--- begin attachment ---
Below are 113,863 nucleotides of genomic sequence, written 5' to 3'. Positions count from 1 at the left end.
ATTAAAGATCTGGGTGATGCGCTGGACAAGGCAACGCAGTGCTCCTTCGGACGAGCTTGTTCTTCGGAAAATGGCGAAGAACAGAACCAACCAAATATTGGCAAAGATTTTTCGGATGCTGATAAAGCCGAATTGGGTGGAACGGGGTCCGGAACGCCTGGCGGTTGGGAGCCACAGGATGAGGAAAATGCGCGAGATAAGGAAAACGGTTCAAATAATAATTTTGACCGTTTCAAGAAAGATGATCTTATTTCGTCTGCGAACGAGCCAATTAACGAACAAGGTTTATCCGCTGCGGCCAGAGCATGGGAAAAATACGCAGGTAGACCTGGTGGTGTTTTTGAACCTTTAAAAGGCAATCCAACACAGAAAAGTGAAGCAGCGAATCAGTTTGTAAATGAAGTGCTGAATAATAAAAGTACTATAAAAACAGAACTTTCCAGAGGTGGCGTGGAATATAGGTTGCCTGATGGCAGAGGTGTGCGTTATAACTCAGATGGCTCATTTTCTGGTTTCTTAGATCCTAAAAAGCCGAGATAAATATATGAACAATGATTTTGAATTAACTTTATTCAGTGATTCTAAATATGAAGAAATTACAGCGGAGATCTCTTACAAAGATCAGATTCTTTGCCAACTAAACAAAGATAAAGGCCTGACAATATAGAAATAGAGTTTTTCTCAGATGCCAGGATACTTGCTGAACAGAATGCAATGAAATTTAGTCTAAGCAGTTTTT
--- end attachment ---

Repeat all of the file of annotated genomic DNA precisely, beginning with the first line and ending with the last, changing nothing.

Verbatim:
Below are 113,863 nucleotides of genomic sequence, written 5' to 3'. Positions count from 1 at the left end.
ATTAAAGATCTGGGTGATGCGCTGGACAAGGCAACGCAGTGCTCCTTCGGACGAGCTTGTTCTTCGGAAAATGGCGAAGAACAGAACCAACCAAATATTGGCAAAGATTTTTCGGATGCTGATAAAGCCGAATTGGGTGGAACGGGGTCCGGAACGCCTGGCGGTTGGGAGCCACAGGATGAGGAAAATGCGCGAGATAAGGAAAACGGTTCAAATAATAATTTTGACCGTTTCAAGAAAGATGATCTTATTTCGTCTGCGAACGAGCCAATTAACGAACAAGGTTTATCCGCTGCGGCCAGAGCATGGGAAAAATACGCAGGTAGACCTGGTGGTGTTTTTGAACCTTTAAAAGGCAATCCAACACAGAAAAGTGAAGCAGCGAATCAGTTTGTAAATGAAGTGCTGAATAATAAAAGTACTATAAAAACAGAACTTTCCAGAGGTGGCGTGGAATATAGGTTGCCTGATGGCAGAGGTGTGCGTTATAACTCAGATGGCTCATTTTCTGGTTTCTTAGATCCTAAAAAGCCGAGATAAATATATGAACAATGATTTTGAATTAACTTTATTCAGTGATTCTAAATATGAAGAAATTACAGCGGAGATCTCTTACAAAGATCAGATTCTTTGCCAACTAAACAAAGATAAAGGCCTGACAATATAGAAATAGAGTTTTTCTCAGATGCCAGGATACTTGCTGAACAGAATGCAATGAAATTTAGTCTAAGCAGTTTTT